On April 11, 2019, Ontario’s government released their first budget for the province. For those of us with automobile insurance policies, it’s a bit of a mixed bag.
We’ll start with the good news.
The amount of treatment available to an individual through their accident benefits will not change for those designated as non-catastrophic or those in the Minor Injury Guideline. Non-catastrophic injuries will continue to be eligible for up to $65,000.00 in treatment and attendant care funds. Individuals in the Minor Injury Guideline will continue to have access to $3,500.00 in treatment as well.
A particularly bright spot in the budget is found in the changes to the treatment and care funds which are to be made available to those who suffered catastrophic impairments as a result of a motor vehicle collision. In 2016, individuals with catastrophic injuries had their available treatment and care benefits slashed from $2,000,000.00 to $1,000,000.00. Under the new budget, the $2,000,000.00 in benefits would be restored. This is excellent news as it ensures substantially more treatment is made available for the most grievously injured.
The Ontario government has also pledged to reform the Insurer Examination process to ensure greater credibility and accountability from the assessors hired by the insurance companies to determine an insured’s need for specific treatment. The government has also pledged to lower treatment fees charged by treatment providers.
For those people who find themselves in the Minor Injury Guideline, the Ontario government is seeking to improve access to early treatment with a specific focus on treating mental health issues arising from less severe collisions.
The government is also looking to initiate an online claims process to ensure injured individuals can see how their accident benefits are being used.
While the features mentioned above certainly seem to be an improvement on the previous system, there is reason to be cautious regarding some of the other proposed changes.
To tackle the rising cost of premiums, the Ontario government has suggested giving insurance companies more autonomy in how they structure their policies. This would include the ability to offer cheaper policies where the insured person agrees to use the insurer’s “preferred providers” of car repair and health care services. The obvious concern with such a program is that people would opt for the cheaper policy without knowing that they are being significantly limited in their ability to receive treatment from the healthcare provider of their own choosing. There is also a potential conflict for these “preferred providers”. These providers rely on insurance companies for ongoing business and if faced with choosing between the best interests of the insured versus the insurer, they may well opt for the latter.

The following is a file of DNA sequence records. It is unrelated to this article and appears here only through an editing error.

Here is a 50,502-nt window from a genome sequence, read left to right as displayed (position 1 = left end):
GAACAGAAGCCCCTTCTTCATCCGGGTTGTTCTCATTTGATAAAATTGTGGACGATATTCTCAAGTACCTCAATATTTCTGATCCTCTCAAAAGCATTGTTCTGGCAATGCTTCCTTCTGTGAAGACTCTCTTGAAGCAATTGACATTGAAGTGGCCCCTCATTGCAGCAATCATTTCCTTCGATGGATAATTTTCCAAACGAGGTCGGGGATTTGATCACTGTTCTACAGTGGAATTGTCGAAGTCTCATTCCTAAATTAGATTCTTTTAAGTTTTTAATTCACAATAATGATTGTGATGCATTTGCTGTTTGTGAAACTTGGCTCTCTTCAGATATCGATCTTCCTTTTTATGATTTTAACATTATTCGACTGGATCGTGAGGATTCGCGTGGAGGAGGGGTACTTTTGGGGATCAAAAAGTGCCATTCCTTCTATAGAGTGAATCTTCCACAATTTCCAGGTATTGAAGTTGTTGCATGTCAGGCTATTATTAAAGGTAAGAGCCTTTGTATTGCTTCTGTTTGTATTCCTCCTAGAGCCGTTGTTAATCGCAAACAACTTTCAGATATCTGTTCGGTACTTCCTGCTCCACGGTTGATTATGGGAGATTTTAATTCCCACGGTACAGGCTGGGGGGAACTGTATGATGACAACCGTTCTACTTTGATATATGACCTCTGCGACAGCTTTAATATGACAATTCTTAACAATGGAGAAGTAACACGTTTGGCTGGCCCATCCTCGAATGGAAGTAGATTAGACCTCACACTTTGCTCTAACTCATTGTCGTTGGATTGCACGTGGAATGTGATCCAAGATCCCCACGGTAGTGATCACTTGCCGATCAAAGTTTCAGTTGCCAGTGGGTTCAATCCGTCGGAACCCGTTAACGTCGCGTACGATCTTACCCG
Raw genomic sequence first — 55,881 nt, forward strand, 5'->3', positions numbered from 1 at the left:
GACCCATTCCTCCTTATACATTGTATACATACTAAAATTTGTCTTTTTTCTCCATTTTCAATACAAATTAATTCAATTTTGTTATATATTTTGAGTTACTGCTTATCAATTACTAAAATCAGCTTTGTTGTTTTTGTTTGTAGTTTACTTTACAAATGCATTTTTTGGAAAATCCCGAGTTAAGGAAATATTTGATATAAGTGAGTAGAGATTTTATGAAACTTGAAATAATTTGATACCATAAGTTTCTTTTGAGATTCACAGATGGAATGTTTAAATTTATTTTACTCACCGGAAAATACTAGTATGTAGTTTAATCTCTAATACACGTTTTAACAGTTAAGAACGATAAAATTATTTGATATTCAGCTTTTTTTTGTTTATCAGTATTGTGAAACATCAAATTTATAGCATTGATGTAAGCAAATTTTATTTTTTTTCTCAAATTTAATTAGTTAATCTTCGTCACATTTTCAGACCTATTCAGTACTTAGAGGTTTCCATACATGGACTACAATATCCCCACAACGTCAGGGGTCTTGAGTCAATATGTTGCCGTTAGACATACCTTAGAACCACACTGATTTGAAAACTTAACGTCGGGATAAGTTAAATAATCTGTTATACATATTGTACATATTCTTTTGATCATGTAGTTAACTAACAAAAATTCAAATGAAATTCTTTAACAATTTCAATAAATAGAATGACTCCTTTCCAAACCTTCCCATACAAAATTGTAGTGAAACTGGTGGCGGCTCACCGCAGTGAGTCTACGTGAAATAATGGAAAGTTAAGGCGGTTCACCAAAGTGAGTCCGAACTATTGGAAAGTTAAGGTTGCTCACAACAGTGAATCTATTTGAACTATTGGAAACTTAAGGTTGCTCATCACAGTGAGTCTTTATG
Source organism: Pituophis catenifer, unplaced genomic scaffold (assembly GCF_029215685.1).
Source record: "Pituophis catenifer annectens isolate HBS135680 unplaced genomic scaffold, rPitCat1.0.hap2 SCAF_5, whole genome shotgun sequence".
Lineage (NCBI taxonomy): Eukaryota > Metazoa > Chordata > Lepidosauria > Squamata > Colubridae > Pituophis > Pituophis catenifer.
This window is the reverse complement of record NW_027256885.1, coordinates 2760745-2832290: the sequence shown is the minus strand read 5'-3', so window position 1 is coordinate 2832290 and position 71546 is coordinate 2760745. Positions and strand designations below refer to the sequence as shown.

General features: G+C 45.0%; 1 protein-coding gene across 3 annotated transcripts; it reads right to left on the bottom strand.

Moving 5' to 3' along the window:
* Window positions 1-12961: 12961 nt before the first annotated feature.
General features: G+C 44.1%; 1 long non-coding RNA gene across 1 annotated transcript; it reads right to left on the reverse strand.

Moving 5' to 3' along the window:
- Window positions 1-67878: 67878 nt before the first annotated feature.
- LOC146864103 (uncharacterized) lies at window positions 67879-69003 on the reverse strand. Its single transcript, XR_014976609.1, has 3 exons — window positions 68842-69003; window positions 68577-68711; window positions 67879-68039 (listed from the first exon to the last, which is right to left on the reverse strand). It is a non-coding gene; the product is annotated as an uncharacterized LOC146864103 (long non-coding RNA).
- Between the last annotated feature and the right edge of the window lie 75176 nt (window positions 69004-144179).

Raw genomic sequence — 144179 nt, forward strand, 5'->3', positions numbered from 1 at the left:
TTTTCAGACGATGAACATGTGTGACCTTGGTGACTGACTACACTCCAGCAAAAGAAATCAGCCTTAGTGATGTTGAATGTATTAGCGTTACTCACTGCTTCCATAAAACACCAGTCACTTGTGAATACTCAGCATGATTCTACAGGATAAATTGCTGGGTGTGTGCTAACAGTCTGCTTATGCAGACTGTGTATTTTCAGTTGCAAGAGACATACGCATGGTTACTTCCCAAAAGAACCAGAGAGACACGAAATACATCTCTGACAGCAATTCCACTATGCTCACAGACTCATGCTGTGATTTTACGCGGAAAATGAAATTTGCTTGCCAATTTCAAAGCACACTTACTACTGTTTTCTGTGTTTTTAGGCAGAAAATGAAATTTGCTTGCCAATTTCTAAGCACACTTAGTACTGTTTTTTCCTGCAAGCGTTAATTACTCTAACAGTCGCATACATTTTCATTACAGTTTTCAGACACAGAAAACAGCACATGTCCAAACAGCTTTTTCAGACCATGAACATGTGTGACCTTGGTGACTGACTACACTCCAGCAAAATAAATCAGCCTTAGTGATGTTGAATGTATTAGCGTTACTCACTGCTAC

The Ontario government is also suggesting that a “Care Not Cash” default clause be included in all standard automobile insurance policies in Ontario. This clause will prevent injured individuals from settling their accident benefits claim for a lump sum. It would require the insured to remain in a time-consuming and emotionally taxing process whereby every session of treatment they receive must be approved by the insurance company in advance. This often results in delays in treatment and injured parties being sent for multiple medical examinations to determine whether the treatment is regarded as “reasonable and necessary”. While it is possible to opt out of this clause, it is widely expected that insurers will charge more in premiums should you choose to forego this option.
Overall, the budget certainly contains some positive developments for Ontario drivers. The restoration of $2,000,000.00 in benefits for those who are catastrophically impaired is a particularly welcome change. However, the changes also present some potential problems for Ontario drivers who opt for the cheapest coverage without doing their research into what they are giving up in choosing such a policy.
While the government has pledged that these changes will help to lower insurance premiums overall, they have not provided any precise rate-reduction targets or timelines for implementation. Keep an eye on the Oatley Vigmond blog for updates as more specifics become available.
Nick first joined Oatley Vigmond as a law student, and later an articling student, prior to joining the team as an associate lawyer. He has a Law Degree from the University of Kent, a Master of Laws...